The Pure Silk Bahamas Classic will also feature defending champion Brittany Lincicome, as well as Ariya Jutanugarn, Stacy Lewis, Michelle Wie, Brooke Henderson, I.K. Kim, Danielle Kang and Charley Hull.

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One & Done: 2018 CareerBuilder Challenge

By Will GrayJanuary 17, 2018, 5:55 pm

Beginning in 2018, Golf Channel is offering a "One & Done" fantasy game alternative. Choose a golfer and add the salary they earn at the event to your season-long total - but know that once chosen, a player cannot be used again for the rest of the year.

Log on to to start your own league and make picks for this week's event.

Here are some players to consider for One & Done picks this week at the CareerBuilder Challenge, where Hudson Swafford returns as the defending champion:

Zach Johnson. The two-time major champ has missed the cut here three years in a row. So why include him in One & Done consideration? Because the three years before that (2012-14) included three top-25s highlighted by a third-place finish, and his T-14 at the Sony Open last week was his fifth straight top-25 dating back to September.

Bud Cauley. Cauley has yet to win on Tour, but that could very well change this year - even this week. Cauley ended up only two shots behind Swafford last year and tied for 14th the year prior, as four of his five career appearances have netted at least a top-40 finish. He opened the new season with a T-7 in Napa and closed out the fall with a T-8 at Sea Island.

Adam Hadwin. Swafford left last year with the trophy, but it looked for much of the weekend like it would be Hadwin's tournament as he finished second despite shooting a 59 in the third round. Hadwin was also T-6 at this event in 2016 and now with a win under his belt last March he returns with some unfinished business.

Charles Howell III. If you didn't use him last week at the Sony Open, this could be another good spot for the veteran who has four top-15 finishes over the last seven years at this event, highlighted by a playoff loss in 2013. His T-32 finish last week in Honolulu, while not spectacular, did include four sub-70 scores.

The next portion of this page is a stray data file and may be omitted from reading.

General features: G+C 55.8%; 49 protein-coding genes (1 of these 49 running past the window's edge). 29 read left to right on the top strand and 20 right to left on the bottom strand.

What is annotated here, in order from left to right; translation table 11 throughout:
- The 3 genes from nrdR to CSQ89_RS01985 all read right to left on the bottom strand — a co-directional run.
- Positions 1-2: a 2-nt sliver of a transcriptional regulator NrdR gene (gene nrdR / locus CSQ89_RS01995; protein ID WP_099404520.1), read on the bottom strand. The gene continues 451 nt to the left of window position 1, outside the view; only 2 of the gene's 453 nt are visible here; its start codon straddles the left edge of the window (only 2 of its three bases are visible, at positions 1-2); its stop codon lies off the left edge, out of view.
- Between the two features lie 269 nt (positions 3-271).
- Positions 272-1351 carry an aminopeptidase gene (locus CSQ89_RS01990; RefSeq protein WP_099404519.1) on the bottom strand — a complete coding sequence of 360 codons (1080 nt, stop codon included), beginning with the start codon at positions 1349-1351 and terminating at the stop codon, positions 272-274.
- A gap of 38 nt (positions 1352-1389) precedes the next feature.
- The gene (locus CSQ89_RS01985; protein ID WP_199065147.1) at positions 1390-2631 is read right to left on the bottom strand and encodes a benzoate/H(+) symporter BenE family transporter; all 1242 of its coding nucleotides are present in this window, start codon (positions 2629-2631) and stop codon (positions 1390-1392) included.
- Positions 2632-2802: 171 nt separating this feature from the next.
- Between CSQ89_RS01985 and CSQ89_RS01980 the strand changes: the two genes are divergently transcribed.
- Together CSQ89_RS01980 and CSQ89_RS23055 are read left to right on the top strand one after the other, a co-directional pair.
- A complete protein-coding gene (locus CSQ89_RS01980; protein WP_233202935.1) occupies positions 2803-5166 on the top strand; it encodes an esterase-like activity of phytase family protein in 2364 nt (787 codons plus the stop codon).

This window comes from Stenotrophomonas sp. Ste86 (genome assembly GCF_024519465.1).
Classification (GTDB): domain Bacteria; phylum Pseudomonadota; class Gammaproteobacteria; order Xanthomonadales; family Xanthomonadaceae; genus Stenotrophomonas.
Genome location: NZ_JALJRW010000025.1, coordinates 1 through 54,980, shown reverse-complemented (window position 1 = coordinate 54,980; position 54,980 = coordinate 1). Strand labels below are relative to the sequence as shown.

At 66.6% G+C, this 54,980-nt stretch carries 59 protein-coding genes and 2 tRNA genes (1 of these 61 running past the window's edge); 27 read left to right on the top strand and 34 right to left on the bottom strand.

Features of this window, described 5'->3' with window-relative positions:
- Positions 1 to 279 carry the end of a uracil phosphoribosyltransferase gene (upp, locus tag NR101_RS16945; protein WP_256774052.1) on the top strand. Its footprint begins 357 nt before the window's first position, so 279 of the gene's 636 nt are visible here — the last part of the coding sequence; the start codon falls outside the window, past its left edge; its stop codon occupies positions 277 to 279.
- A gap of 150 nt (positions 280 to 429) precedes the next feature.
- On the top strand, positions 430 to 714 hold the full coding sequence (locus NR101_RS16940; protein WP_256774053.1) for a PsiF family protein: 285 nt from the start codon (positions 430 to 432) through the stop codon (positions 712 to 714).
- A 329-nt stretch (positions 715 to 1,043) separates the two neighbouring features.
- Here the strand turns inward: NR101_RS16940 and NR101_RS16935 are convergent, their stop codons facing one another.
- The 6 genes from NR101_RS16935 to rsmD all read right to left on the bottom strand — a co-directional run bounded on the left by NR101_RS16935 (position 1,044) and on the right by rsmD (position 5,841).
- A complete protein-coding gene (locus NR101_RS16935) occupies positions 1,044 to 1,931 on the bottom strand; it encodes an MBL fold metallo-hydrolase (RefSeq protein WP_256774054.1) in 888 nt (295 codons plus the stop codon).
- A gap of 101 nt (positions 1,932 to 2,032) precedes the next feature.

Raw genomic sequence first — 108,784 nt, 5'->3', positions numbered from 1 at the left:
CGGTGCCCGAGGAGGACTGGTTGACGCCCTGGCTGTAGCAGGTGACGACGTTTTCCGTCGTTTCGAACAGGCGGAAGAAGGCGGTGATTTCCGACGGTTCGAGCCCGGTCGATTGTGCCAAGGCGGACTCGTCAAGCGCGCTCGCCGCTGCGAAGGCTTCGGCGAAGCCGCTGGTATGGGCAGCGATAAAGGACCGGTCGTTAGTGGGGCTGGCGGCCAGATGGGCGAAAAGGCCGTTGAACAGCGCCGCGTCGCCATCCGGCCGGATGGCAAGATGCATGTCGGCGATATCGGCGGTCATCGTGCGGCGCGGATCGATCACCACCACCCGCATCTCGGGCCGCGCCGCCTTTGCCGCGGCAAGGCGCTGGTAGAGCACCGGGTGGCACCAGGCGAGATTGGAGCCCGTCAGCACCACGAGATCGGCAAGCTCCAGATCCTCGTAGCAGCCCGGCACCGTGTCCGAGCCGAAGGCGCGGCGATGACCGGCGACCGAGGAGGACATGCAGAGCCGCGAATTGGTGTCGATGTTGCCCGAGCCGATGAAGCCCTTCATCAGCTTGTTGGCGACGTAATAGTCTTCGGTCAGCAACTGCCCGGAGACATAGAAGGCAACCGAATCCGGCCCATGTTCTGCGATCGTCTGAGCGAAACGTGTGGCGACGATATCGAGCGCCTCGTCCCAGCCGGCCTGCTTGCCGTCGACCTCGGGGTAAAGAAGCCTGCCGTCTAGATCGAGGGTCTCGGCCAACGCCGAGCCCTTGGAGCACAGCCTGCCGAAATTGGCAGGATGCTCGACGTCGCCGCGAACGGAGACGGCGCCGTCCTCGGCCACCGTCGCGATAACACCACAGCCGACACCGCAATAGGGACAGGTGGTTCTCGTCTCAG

David Lingmerth. Lingmerth was in that 2013 playoff with Howell (eventually won by Brian Gay), and he also lost here in overtimei to Jason Dufner in 2016. The Swede also cracked the top 25 here in 2015 and is making his first start since his wife, Megan, gave birth to the couple's first child in December. Beware the sleep-deprived golfer.

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DJ: Kapalua win means nothing for Abu Dhabi

By Associated PressJanuary 17, 2018, 2:55 pm

ABU DHABI, United Arab Emirates – Dustin Johnson's recent victory in Hawaii doesn't mean much when it comes to this week's tournament.

The top-ranked American will play at the Abu Dhabi HSBC Championship for the second straight year. But this time he is coming off a victory at the Sentry Tournament of Champions, which he won by eight shots.

''That was two weeks ago. So it really doesn't matter what I did there,'' said Johnson, who finished runner-up to Tommy Fleetwood in Abu Dhabi last year. ''This is a completely new week and everybody starts at even par and so I've got to start over again.''

In 2017, the long-hitting Johnson put himself in contention despite only making one eagle and no birdies on the four par-5s over the first three rounds.

''The par 5s here, they are not real easy because they are fairly long, but dependent on the wind, I can reach them if I hit good tee balls,'' the 2016 U.S. Open champion said. ''Obviously, I'd like to play them a little better this year.''

The tournament will see the return of Paul Casey as a full member of the European Tour after being away for three years.

''It's really cool to be back. What do they say, absence makes the heart grow fonder? Quite cheesy, but no, really, really cool,'' said the 40-year-old Englishman, who is now ranked 14th in the world. ''When I was back at the Open Championship at Birkdale, just the reception there, playing in front of a home crowd, I knew this is something I just miss.''

The Abu Dhabi HSBC Championship starts Thursday and also features former No. 1 Rory McIlroy, who is making a comeback after more than three months off.